David Bourget (Western Ontario)
David Chalmers (ANU, NYU)
Rafael De Clercq
Jack Alan Reynolds
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Cognitive Science 36 (6):1019-1050 (2012)
Detecting that two images are different is faster for highly dissimilar images than for highly similar images. Paradoxically, we showed that the reverse occurs when people are asked to describe how two images differ—that is, to state a difference between two images. Following structure-mapping theory, we propose that this disassociation arises from the multistage nature of the comparison process. Detecting that two images are different can be done in the initial (local-matching) stage, but only for pairs with low overlap; thus, “different” responses are faster for low-similarity than for high-similarity pairs. In contrast, identifying a specific difference generally requires a full structural alignment of the two images, and this alignment process is faster for high-similarity pairs. We described four experiments that demonstrate this dissociation and show that the results can be simulated using the Structure-Mapping Engine. These results pose a significant challenge for nonstructural accounts of similarity comparison and suggest that structural alignment processes play a significant role in visual comparison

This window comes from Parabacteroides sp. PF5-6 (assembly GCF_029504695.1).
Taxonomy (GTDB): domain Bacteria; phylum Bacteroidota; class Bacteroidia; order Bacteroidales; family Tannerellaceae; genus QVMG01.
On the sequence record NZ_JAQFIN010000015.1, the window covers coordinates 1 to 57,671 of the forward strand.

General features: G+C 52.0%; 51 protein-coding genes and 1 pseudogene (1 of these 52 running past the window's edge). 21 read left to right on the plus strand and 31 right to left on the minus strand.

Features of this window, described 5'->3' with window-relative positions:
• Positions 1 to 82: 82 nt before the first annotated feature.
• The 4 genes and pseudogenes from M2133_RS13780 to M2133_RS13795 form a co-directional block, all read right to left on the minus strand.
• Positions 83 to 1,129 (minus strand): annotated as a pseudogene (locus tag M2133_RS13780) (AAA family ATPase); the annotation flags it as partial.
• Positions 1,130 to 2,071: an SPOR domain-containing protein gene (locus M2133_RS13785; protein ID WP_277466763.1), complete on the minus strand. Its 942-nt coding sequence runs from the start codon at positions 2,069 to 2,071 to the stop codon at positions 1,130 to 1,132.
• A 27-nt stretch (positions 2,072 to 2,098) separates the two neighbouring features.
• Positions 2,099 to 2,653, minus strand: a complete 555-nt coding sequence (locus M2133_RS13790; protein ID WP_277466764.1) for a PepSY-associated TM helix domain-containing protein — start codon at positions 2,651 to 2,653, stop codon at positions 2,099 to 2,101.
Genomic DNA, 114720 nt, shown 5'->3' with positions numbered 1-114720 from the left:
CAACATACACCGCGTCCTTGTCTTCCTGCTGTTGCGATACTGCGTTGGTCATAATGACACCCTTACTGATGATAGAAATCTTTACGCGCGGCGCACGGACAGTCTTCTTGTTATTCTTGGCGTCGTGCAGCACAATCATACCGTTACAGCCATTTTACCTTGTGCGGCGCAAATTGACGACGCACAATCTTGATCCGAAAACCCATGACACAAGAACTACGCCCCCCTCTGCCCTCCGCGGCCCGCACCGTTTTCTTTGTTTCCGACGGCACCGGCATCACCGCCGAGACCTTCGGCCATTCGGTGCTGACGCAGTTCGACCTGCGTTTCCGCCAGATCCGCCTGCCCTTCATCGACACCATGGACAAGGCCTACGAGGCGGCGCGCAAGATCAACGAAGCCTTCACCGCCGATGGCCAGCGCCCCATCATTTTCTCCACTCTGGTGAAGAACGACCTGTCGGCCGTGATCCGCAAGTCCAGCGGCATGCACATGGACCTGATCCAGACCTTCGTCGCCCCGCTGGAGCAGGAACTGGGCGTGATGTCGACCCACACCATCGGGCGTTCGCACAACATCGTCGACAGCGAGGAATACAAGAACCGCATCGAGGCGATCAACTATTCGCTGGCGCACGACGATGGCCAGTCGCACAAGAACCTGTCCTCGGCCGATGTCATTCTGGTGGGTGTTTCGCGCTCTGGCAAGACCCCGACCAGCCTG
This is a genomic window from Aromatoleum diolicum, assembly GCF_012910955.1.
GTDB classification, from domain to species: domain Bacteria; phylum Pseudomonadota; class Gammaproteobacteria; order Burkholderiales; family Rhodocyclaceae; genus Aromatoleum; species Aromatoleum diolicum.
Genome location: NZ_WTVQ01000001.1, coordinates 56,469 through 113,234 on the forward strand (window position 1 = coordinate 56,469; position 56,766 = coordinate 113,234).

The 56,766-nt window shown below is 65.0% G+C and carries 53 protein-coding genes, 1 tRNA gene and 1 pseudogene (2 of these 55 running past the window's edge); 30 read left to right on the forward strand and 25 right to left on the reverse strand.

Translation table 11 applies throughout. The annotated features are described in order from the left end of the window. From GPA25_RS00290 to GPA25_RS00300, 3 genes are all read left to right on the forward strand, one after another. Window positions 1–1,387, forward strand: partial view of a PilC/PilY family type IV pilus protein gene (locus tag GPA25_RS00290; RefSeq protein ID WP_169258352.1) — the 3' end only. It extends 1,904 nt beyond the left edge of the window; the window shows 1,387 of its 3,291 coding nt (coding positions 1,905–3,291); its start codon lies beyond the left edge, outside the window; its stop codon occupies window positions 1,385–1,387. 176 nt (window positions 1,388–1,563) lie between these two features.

|Keywords||Same‐different judgments Structure‐mapping Alignable differences Perceptual comparison Structural alignment|
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Citations of this work BETA
Dedre Gentner, Susan C. Levine, Raedy Ping, Ashley Isaia, Sonica Dhillon, Claire Bradley & Garrett Honke (2015). Rapid Learning in a Children's Museum Via Analogical Comparison. Cognitive Science 39 (7):n/a-n/a.
Jonathan F. Kominsky & Frank C. Keil (2014). Overestimation of Knowledge About Word Meanings: The “Misplaced Meaning” Effect. Cognitive Science 38 (8):1604-1633.
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